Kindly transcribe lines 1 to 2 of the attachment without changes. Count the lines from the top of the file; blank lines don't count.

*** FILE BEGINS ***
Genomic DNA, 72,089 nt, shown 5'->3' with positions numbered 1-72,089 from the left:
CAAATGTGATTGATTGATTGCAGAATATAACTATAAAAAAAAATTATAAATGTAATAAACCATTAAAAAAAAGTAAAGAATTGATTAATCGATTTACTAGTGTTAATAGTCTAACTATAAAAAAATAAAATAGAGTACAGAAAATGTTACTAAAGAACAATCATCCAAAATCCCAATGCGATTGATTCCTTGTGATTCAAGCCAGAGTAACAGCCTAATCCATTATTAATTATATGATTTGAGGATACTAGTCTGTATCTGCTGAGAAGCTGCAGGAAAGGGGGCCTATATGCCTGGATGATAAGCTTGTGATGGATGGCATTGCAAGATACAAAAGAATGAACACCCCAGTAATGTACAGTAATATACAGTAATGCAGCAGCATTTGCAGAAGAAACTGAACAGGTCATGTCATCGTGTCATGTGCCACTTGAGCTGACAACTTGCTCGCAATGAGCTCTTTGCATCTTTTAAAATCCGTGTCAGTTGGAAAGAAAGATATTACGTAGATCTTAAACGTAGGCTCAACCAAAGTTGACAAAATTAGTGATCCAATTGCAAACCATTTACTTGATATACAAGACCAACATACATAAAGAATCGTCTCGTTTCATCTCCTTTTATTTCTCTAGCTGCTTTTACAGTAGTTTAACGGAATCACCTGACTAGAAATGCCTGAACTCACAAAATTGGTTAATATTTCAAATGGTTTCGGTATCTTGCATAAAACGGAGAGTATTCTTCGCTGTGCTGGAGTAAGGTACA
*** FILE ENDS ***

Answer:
Genomic DNA, 72,089 nt, shown 5'->3' with positions numbered 1-72,089 from the left:
CAAATGTGATTGATTGATTGCAGAATATAACTATAAAAAAAAATTATAAATGTAATAAACCATTAAAAAAAAGTAAAGAATTGATTAATCGATTTACTAGTGTTAATAGTCTAACTATAAAAAAATAAAATAGAGTACAGAAAATGTTACTAAAGAACAATCATCCAAAATCCCAATGCGATTGATTCCTTGTGATTCAAGCCAGAGTAACAGCCTAATCCATTATTAATTATATGATTTGAGGATACTAGTCTGTATCTGCTGAGAAGCTGCAGGAAAGGGGGCCTATATGCCTGGATGATAAGCTTGTGATGGATGGCATTGCAAGATACAAAAGAATGAACACCCCAGTAATGTACAGTAATATACAGTAATGCAGCAGCATTTGCAGAAGAAACTGAACAGGTCATGTCATCGTGTCATGTGCCACTTGAGCTGACAACTTGCTCGCAATGAGCTCTTTGCATCTTTTAAAATCCGTGTCAGTTGGAAAGAAAGATATTACGTAGATCTTAAACGTAGGCTCAACCAAAGTTGACAAAATTAGTGATCCAATTGCAAACCATTTACTTGATATACAAGACCAACATACATAAAGAATCGTCTCGTTTCATCTCCTTTTATTTCTCTAGCTGCTTTTACAGTAGTTTAACGGAATCACCTGACTAGAAATGCCTGAACTCACAAAATTGGTTAATATTTCAAATGGTTTCGGTATCTTGCATAAAACGGAGAGTATTCTTCGCTGTGCTGGAGTAAGGTACA